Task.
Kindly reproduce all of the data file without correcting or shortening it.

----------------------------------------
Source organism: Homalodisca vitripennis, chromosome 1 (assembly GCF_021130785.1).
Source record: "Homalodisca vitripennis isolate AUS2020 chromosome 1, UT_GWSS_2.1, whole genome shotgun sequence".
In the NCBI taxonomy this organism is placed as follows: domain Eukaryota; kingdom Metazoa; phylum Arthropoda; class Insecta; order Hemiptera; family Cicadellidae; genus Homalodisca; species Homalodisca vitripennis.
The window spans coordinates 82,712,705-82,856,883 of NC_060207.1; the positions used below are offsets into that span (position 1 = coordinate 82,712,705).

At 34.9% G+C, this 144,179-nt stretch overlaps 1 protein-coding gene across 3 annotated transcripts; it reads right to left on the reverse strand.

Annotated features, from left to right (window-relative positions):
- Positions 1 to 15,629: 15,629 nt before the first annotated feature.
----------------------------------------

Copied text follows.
Source organism: Homalodisca vitripennis, chromosome 1 (assembly GCF_021130785.1).
Source record: "Homalodisca vitripennis isolate AUS2020 chromosome 1, UT_GWSS_2.1, whole genome shotgun sequence".
In the NCBI taxonomy this organism is placed as follows: domain Eukaryota; kingdom Metazoa; phylum Arthropoda; class Insecta; order Hemiptera; family Cicadellidae; genus Homalodisca; species Homalodisca vitripennis.
The window spans coordinates 82,712,705-82,856,883 of NC_060207.1; the positions used below are offsets into that span (position 1 = coordinate 82,712,705).

At 34.9% G+C, this 144,179-nt stretch overlaps 1 protein-coding gene across 3 annotated transcripts; it reads right to left on the reverse strand.

Annotated features, from left to right (window-relative positions):
- Positions 1 to 15,629: 15,629 nt before the first annotated feature.